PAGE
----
“The origins of the minimal group paradigm.” Brown, Rupert. Abstract:
The minimal group paradigm, published by Henri Tajfel and his colleagues in the early 1970s, is a widely used experimental technique for studying intergroup perceptions and behavior. In its original form, it involved the assignment of participants to one of two meaningless categories and asking them to make allocations of rewards to other (anonymous) members of those groups. Typically, discrimination in favor of the ingroup is observed in those reward allocations. In this article, I examine the historical origins of this paradigm, noting that it was first mooted by another social psychologist, Jaap Rabbie, in the 1960s, although he is seldom credited with this fact. The intellectual disagreements between Rabbie, Tajfel, and Turner over the nature and interpretation of the paradigm are also discussed.
“The butcher on the bus: A note on familiarity without recollection. MacLeod, Colin M. Abstract:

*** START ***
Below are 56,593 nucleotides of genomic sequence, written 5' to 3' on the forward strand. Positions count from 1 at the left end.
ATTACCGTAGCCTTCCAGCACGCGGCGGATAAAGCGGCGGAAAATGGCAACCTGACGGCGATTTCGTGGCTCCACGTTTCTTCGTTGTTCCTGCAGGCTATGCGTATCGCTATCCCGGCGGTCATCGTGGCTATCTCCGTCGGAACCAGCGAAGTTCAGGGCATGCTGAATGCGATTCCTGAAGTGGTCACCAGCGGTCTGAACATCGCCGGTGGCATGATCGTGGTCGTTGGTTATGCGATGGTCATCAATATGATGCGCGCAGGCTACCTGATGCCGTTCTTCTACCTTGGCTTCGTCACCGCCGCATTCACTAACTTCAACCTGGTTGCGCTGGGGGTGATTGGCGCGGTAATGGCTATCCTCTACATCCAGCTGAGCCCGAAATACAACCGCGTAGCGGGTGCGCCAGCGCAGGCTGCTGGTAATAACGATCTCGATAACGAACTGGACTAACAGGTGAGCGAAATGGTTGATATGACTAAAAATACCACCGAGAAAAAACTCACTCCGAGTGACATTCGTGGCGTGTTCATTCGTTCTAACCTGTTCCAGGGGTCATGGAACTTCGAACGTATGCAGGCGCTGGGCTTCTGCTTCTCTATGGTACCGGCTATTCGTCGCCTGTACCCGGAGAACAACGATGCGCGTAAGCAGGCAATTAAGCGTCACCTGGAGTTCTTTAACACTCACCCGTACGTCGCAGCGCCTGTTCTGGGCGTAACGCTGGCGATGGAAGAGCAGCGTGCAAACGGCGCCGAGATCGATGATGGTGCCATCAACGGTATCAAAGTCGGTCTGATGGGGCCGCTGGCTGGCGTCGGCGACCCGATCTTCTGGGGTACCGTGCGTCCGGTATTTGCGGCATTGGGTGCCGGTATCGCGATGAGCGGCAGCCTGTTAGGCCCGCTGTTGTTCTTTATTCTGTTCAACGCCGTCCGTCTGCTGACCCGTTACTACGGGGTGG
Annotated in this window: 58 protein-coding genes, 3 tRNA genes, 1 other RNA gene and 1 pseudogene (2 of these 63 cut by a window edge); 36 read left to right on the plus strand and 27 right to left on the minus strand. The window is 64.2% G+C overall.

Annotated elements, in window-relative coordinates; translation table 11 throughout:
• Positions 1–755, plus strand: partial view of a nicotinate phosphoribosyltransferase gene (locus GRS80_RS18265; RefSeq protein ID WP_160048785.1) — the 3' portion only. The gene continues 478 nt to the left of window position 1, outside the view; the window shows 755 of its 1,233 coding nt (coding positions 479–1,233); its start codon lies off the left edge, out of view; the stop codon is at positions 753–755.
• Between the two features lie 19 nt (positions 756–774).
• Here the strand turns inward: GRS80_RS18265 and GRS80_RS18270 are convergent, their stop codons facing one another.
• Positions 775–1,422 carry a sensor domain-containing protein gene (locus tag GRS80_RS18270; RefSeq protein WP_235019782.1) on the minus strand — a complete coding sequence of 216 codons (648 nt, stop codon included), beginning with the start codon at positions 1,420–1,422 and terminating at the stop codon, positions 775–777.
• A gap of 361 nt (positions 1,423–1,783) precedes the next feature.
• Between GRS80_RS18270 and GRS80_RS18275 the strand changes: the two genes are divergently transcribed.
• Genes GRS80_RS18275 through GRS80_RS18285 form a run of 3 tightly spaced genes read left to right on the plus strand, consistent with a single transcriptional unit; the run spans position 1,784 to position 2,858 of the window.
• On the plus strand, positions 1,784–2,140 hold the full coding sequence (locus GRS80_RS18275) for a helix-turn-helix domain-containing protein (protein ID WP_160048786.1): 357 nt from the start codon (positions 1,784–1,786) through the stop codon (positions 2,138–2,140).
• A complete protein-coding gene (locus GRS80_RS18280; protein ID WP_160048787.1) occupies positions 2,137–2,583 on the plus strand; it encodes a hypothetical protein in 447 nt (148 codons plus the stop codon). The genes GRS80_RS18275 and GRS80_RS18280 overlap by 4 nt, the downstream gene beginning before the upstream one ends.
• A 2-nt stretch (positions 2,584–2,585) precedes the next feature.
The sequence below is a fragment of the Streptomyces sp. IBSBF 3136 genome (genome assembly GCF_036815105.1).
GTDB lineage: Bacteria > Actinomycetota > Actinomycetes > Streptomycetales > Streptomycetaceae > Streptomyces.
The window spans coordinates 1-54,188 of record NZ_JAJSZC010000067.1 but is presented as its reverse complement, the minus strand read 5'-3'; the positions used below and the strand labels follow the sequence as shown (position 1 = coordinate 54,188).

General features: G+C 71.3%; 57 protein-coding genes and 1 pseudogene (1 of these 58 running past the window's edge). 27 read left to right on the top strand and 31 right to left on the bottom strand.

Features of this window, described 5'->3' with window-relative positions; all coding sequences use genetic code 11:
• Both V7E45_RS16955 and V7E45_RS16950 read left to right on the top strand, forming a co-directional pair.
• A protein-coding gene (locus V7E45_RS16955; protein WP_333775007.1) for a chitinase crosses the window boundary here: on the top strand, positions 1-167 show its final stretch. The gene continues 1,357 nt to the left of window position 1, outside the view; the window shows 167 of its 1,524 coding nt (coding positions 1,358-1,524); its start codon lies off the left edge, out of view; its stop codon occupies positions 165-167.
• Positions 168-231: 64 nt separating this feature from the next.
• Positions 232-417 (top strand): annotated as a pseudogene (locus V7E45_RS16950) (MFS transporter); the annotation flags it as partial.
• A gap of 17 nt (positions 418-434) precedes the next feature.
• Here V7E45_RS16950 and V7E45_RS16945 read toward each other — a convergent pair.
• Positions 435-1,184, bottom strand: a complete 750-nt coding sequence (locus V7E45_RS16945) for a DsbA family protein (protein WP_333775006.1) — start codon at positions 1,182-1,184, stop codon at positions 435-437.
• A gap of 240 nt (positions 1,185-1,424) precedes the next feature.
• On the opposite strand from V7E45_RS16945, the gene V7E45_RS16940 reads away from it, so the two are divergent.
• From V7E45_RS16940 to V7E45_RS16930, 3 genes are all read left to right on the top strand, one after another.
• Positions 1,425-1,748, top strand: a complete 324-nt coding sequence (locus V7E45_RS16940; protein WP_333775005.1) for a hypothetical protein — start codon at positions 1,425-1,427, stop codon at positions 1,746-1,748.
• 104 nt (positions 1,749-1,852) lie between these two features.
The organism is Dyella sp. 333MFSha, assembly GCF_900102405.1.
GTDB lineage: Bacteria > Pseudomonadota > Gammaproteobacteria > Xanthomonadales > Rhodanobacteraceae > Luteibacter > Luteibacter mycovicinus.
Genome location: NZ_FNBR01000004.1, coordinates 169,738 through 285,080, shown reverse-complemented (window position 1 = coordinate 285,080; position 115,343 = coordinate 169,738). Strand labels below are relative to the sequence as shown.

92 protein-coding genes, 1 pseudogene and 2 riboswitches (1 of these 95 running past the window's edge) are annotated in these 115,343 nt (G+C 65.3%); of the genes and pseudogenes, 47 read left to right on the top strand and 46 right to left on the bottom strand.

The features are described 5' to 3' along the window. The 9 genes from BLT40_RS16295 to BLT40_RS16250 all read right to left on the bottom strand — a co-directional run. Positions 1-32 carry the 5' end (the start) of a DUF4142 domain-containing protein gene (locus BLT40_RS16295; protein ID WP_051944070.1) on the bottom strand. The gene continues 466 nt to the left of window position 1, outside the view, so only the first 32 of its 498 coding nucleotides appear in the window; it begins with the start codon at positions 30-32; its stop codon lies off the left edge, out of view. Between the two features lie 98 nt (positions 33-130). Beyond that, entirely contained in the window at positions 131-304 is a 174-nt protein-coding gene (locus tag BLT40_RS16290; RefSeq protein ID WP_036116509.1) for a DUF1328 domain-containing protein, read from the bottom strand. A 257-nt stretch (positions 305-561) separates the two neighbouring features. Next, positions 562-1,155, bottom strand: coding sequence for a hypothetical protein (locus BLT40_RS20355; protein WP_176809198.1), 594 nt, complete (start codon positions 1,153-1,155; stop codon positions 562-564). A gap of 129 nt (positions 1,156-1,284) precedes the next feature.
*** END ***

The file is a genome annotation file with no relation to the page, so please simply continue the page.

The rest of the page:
In 1980, George Mandler published an article in Psychological Review that has become very influential in the study of memory. As evidence, according to Google Scholar (as of August 17, 2020), this article has been cited 3,391 times. Writing about recognition memory, Mandler made a fundamental distinction between recognition involving familiarity and recognition involving recollection. Mandler introduced what has since become the label for his illustration, saying that “Specific identification of an event is not possible on the basis of its familiarity alone. The butcher-in-the-bus is one intuitive demonstration of such an assertion.” The purpose of this note is, ironically, to provide context, in this case historical context. Twenty-seven years before Mandler’s (1980) article, Charles Osgood (1953) provided a discussion of retention and interference theory in his book, Method and Theory in Experimental Psychology. Is it possible that Mandler inadvertently borrowed Osgood’s illustration, a case of cryptomnesia?